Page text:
The Arts for the Soul Music & Fine Arts Series at First Presbyterian Church will bring the American Spiritual Ensemble as its next online concert of the season. There will be two free, online events:
First, a live zoom webinar with American Spiritual Ensemble founder and director Dr. Everett McCorvey. He will discuss the history, context and hidden messages in the African American Spiritual, as well as their relevance for today’s world in light of current events unfolding in our country and beyond. This live webinar will take place Sunday, April 25, at 7 p.m.
Second, the virtual concert, “The Power of Spirituals” with the American Spiritual Ensemble Choir, is set for Sunday, May 2, at 7 p.m. This event will also be available to view through May 8.
Both events are free and can be found at https://fpclincoln.org/arts-for-the-soul/ and the Arts for the Soul Facebook page.
Tenor Dr. Everett McCorvey founded the American Spiritual Ensemble in 1995, and many of its members have performed in such venues as the Metropolitan Opera, New York City Opera, Houston Grand Opera, San Francisco Opera, Boston Opera and Atlanta Civic Opera. They have also performed abroad in England, Germany, Italy, Japan, Scotland and Spain.
The American Spiritual Ensemble's mission is to preserve and continue the tradition of storytelling through the performance and preservation of the African American spiritual. Performing these spirituals serves as a tribute to the many lives lost or destroyed during slavery in the United States; a horrible time for humankind.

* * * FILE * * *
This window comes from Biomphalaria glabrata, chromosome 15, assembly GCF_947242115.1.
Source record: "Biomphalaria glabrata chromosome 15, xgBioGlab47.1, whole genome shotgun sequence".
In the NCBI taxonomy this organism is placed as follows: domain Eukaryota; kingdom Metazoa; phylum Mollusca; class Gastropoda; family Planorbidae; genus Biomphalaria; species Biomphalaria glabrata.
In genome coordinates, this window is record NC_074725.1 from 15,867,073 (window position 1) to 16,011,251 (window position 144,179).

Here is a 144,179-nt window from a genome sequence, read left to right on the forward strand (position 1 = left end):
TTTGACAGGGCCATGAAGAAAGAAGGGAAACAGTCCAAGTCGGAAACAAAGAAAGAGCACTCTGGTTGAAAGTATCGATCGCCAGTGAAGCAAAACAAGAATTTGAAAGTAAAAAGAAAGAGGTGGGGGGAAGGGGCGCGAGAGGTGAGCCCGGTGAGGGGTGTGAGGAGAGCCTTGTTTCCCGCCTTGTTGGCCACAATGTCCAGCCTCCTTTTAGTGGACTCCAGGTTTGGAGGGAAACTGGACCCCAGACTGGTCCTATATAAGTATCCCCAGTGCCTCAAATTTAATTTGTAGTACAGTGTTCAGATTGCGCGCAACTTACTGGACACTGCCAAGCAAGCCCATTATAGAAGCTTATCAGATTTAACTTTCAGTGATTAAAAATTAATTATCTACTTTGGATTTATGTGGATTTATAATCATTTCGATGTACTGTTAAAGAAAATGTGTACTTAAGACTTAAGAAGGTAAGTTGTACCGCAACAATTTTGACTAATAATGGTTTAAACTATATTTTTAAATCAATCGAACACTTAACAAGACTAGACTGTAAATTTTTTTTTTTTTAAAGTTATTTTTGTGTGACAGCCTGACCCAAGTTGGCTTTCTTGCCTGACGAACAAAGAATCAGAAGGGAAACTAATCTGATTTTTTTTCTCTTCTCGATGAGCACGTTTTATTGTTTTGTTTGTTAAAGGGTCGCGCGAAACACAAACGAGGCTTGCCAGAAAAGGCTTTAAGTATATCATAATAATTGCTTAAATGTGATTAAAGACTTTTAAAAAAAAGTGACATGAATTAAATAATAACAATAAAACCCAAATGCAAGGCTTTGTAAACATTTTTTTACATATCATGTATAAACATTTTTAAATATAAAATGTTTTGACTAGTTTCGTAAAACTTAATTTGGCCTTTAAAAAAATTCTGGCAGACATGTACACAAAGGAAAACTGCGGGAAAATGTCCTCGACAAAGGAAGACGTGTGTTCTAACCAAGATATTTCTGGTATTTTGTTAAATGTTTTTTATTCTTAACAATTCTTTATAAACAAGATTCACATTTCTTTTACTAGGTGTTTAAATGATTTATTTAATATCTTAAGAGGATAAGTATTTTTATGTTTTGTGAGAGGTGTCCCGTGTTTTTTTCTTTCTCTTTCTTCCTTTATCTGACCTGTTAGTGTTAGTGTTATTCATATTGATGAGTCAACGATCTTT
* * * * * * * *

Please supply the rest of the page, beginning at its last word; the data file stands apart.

These songs, a combination of African, American and European traditions, create a new type of melody in which a sense of identification was created within the enslaved community. These songs now stand as a testament to the strength found through faith during times of hardship as well as a unifying force among all peoples. The songs are beloved all around the world.
Group members travel nationally and internationally, celebrating the music of African American slaves. Their efforts aim to preserve the music of a culture that was enslaved and forced to come to America hundreds of years ago. They also celebrate the many forms that this music has taken since its creation. Enslaved people were not permitted to speak their native language, sing their traditional songs or play their instruments. Often, individuals were separated from their families and stripped of their ways of life, forcing them to create new ways of communication to survive.
As they adjusted and incorporated some of their culture into their lives, spirituals were born. These songs became sources of comfort, hope and communication; songs of direction and faith. Today, there are over 6,000 Black American melodies. Around 3,000 of those melodies have been documented, while many more were passed down through oral tradition.
These are all free events. For more information, contact First Presbyterian Church at 402-477-6037, or go to http://fpclincoln.org/ and click on Arts for the Soul.